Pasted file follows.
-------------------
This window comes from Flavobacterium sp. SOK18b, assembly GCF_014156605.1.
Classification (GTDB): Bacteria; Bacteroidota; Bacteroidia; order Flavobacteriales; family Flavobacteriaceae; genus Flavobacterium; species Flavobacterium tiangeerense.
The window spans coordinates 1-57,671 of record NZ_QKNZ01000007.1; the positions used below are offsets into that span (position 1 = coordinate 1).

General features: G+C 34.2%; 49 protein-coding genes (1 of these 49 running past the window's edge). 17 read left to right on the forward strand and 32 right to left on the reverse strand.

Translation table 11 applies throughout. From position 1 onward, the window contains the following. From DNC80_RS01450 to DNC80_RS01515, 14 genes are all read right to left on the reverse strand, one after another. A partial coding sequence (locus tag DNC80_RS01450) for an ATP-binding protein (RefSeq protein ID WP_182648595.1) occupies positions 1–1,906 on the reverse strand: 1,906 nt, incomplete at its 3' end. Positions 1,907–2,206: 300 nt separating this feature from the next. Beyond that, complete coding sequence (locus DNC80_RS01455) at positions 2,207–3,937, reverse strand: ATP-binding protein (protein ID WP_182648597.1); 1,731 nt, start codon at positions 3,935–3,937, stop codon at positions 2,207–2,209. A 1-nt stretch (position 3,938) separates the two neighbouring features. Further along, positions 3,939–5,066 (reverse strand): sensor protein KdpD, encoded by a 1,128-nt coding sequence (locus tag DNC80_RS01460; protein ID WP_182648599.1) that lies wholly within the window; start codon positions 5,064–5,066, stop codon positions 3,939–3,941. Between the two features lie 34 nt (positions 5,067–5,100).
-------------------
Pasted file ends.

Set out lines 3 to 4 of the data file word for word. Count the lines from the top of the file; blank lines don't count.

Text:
The window spans coordinates 1-57,671 of record NZ_QKNZ01000007.1; the positions used below are offsets into that span (position 1 = coordinate 1).

General features: G+C 34.2%; 49 protein-coding genes (1 of these 49 running past the window's edge). 17 read left to right on the forward strand and 32 right to left on the reverse strand.